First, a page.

As was widely reported following the Vancouver hockey riots, social media was used to crowdsource a vigilante effort to identify the jerks who tore up their own city. Sites like Identifyrioters.com were launched to post pictures of the mayhem. They encourage users to click an “I know who this is!” button to link a pic to a person. Allegations are not posted publicly. They’re forwarded to the cops, who can follow up and see if the names fit the pics. Facebook also hosted similar armchair vigilante efforts, and video of the carnage was posted and scrutinized several sites. The online exposure was such that some rioters turned themselves in after finding their douchebaggery digitally documented.
But some of the hooligans exposed on Youtube found a clever way to get the video removed—copyright claims. Under Youtube’s “Notice and Takedown” policy, all you need to do is claim you own the rights to a video and demand that it be removed, and Youtube will remove it. The video’s uploader will be informed of the allegation and then have a chance to challenge it.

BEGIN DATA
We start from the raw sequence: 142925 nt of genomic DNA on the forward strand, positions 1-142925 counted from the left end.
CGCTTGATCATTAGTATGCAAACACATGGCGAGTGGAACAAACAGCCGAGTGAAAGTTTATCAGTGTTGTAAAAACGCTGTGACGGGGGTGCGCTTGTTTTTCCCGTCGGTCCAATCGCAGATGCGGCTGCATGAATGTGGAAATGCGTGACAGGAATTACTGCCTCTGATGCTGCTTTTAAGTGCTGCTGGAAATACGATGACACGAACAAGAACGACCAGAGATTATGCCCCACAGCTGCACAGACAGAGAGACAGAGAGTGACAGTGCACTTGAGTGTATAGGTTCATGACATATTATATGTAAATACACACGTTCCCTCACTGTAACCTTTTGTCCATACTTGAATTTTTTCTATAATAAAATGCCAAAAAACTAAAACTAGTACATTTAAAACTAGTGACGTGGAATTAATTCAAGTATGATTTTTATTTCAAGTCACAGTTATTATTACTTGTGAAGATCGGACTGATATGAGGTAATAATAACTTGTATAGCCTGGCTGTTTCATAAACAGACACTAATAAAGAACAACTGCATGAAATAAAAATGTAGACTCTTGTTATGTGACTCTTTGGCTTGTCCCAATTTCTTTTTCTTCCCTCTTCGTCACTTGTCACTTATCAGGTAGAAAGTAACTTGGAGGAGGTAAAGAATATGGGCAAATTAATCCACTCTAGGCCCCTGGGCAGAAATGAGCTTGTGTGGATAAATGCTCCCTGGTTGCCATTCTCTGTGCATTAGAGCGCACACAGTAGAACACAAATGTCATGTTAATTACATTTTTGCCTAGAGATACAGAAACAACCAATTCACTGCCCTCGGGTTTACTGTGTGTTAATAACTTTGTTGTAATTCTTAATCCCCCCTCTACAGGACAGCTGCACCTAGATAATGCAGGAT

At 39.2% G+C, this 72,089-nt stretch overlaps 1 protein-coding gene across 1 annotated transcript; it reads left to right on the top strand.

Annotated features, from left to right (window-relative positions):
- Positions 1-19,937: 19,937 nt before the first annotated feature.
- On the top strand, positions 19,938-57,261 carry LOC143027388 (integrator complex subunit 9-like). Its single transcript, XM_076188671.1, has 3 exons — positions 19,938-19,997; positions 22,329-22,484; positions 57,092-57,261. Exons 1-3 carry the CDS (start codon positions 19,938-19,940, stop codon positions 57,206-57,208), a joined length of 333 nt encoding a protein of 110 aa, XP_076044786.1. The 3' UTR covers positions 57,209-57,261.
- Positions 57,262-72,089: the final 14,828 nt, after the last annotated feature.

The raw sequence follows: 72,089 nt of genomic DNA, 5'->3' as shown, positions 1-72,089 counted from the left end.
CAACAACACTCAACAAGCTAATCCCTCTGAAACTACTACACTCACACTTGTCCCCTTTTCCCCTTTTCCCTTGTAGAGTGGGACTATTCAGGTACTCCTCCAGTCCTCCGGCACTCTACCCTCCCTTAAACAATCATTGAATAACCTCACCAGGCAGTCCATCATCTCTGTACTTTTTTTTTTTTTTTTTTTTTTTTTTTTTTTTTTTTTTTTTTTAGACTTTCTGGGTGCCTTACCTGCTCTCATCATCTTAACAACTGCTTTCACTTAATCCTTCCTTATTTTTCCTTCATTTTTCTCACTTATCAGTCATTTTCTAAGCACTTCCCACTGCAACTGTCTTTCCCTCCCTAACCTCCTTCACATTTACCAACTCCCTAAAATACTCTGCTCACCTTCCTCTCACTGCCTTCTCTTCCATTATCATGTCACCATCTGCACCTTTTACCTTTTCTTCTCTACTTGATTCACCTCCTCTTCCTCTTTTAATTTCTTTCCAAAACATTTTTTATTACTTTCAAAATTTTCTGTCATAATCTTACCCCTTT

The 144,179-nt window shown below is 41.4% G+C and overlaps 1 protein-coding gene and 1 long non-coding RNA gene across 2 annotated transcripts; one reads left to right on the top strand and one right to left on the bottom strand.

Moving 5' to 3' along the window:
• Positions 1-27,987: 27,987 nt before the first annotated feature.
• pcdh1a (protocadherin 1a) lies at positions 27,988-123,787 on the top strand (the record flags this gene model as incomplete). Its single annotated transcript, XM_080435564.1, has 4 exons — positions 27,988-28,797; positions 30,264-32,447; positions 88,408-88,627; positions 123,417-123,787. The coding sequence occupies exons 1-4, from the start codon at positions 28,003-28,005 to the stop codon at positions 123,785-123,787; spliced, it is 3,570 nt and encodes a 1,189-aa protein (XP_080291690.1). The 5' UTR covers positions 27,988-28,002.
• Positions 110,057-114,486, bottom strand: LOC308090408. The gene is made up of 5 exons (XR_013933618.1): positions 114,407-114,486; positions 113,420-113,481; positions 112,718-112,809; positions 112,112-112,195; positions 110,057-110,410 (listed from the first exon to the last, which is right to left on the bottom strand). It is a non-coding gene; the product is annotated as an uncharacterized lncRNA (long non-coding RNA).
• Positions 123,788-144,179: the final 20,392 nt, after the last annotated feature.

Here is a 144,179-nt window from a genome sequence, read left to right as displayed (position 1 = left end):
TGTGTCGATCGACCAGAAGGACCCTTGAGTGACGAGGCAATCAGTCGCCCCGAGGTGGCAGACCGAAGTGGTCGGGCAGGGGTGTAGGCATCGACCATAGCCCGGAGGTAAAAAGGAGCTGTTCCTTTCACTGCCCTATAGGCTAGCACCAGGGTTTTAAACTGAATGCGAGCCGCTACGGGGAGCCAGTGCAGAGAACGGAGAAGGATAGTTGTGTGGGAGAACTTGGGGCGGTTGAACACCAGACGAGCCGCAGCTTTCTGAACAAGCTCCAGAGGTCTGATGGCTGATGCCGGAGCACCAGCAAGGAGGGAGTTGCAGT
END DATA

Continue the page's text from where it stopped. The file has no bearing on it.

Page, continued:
But here’s the rub: in order to claim ownership of a video’s copyright, you have to identify yourself. And when Youtube informs the uploader that they’re being accused of a copyright violation, they have to tell them who their accuser is. So rioters are indirectly handing their names over to the very people who were trying to identify them.
Dave Teixeira of Port Coquitlam runs the site canucksriot2011.com. He posted a video of a guy getting hit in the groin with a stun grenade. Youtube told him “Flashing Nut Shot” was removed due to a copyright complaint filed by a certain individual. Texieria simply forwarded the complainer’s name to the police.